Congratulations! You’re graduating and looking to plant roots and get started on your new career! Before you get too excited, though, let’s discuss budgeting for a post-grad move to a new city, so you don’t end up on your friend’s couch.
I wouldn’t be a good CFP® practitioner if my first words of advice didn’t include financial planning. So, the first step will be to plan for your move by researching your new city’s cost of living, especially rental costs. The cost of living in New York City is notoriously high, for example, while a move to Pittsburgh or Cleveland is much less expensive. Costs that vary by city include utilities, auto insurance, cable, internet and even groceries. (You may be surprised to find out that utilities are more expensive in Philadelphia than San Francisco.)
The most important cost variable to budget for is your rental cost. Not surprisingly, NYC tops the list of most expensive 1-bedroom apartments, with median rental costs at $3,780 per month. You could rent a 1-bedroom in Akron, Ohio for six months for about the same amount. Once you have an idea of what it will cost to live in your new city, you will need to put together a budget to ensure you have saved enough to make the move. There are two main components of savings to focus on: the total cost of the move and your emergency fund.
Total Cost of Moving
When you rent an apartment, the landlord may expect three months of rent upfront: the first month, the final month and a month’s rent to be held as a security deposit. Some landlords may also require renter’s insurance. I encourage you to get renter’s insurance even if it is not required by your landlord. It isn’t expensive, and it will cover liability (such as if a friend is visiting and falls down the stairs) as well as the contents inside your apartment that could be lost in the event of a fire. Expect to pay anywhere from $150 to $300 annually for this insurance. Finally, you need to budget and save for moving costs. This can be very inexpensive if it is a close move, potentially just the cost of a U-Haul truck and food and drinks for the movers (friends). If you are moving across the country, it can be very expensive and cost in the thousands.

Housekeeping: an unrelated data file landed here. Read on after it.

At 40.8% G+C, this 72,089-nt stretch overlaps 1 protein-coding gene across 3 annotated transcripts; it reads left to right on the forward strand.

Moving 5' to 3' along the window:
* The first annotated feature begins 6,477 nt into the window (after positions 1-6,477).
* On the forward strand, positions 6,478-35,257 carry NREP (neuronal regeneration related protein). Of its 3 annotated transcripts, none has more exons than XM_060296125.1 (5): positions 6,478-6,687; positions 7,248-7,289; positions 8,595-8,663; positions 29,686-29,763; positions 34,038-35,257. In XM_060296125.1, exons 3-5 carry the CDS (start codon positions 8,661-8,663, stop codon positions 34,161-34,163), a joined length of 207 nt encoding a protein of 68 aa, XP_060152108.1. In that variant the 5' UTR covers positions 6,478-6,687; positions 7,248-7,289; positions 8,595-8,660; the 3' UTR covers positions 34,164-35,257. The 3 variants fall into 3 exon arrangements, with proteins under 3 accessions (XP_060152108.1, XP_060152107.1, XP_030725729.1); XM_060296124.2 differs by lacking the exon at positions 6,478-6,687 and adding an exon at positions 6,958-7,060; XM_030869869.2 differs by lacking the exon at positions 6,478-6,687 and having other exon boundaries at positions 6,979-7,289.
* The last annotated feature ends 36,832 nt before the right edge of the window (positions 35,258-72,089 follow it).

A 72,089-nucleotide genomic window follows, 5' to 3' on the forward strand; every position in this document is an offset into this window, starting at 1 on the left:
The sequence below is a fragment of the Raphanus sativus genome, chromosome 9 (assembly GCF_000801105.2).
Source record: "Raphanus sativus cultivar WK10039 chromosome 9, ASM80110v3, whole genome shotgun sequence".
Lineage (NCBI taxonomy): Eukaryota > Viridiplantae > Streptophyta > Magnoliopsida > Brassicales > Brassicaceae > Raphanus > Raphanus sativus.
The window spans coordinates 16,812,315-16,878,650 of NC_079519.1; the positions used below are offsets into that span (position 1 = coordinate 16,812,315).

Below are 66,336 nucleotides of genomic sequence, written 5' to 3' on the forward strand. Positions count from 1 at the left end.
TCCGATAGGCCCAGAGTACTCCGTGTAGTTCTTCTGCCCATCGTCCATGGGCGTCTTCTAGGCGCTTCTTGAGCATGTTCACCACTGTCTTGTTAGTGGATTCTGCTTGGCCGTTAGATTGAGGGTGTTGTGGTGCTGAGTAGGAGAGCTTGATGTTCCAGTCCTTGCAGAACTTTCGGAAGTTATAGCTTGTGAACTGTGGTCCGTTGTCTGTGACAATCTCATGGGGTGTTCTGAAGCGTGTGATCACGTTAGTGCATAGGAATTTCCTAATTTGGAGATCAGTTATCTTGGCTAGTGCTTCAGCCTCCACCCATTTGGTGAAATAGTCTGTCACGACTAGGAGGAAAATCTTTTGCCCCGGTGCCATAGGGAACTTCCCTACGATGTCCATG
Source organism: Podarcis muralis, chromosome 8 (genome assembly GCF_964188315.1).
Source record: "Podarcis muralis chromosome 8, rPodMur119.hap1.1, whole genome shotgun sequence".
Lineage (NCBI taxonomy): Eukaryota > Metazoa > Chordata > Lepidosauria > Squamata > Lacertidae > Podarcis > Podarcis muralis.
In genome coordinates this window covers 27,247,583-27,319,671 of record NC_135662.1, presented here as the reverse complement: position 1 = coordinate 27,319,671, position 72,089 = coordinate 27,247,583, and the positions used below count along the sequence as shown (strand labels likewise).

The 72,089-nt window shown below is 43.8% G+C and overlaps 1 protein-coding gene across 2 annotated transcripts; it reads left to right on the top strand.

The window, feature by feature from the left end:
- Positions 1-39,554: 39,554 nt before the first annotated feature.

Next, it is very important to have an emergency fund, which should equal 3 to 6 months of non-discretionary expenses — expenses that must be paid like utilities, groceries and rent. Having an emergency fund ensures that you get to stay in that nice new apartment even if something unexpected happens like a job layoff. The rule of thumb is single people with one income should have 6 months of expenses saved, while people in a relationship with two incomes can have just 3 months of savings. Given today’s economy, more conservative people may prefer to budget for 6 to 12 months of savings. These funds should be held in a savings account, not invested in stocks, bonds or Bitcoin.
A post-grad move to a new city is a rite of passage, and if planned properly, will be a fun and exciting start to adulthood and real financial independence. However, if not planned properly, there could be financial consequences that set an individual back for years. This could cause missed or delayed 401(k) savings, as well as the inability to save for a down payment on a house. As Ben Franklin said, “By failing to plan, you are preparing to fail.”
To ensure that you are prepared, find a CFP® professional today on LetsMakeAPlan.org.